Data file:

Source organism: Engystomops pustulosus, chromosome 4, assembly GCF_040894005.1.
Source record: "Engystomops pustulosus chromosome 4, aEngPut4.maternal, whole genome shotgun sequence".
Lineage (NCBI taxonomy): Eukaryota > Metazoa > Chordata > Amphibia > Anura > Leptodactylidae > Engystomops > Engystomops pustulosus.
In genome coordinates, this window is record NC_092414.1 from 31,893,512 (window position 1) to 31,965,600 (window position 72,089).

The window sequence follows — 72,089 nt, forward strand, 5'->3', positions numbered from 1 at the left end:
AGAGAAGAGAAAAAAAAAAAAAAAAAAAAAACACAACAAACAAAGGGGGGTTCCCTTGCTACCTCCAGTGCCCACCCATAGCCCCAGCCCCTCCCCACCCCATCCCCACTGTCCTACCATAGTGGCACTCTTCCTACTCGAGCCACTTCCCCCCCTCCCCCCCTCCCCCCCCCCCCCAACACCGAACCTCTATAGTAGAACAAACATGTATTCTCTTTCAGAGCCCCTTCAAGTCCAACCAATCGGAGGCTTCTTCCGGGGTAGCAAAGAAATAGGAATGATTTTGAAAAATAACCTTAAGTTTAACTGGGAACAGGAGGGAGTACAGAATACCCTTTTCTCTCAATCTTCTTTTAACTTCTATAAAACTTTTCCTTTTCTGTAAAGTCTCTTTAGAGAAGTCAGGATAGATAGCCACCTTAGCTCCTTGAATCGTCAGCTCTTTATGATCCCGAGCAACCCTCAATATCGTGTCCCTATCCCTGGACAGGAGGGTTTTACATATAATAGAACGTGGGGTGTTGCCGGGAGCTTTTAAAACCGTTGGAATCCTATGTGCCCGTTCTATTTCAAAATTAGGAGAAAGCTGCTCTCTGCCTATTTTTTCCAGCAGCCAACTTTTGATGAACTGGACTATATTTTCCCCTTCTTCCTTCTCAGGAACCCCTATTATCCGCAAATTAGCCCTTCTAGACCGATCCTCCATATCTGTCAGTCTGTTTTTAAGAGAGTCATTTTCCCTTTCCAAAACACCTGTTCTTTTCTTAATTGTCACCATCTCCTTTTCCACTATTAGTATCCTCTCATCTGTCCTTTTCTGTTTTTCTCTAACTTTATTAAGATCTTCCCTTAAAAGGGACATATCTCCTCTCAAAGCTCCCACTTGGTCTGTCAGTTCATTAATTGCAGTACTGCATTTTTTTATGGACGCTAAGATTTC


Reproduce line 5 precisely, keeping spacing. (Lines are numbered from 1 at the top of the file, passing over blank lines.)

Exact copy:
The window sequence follows — 72,089 nt, forward strand, 5'->3', positions numbered from 1 at the left end: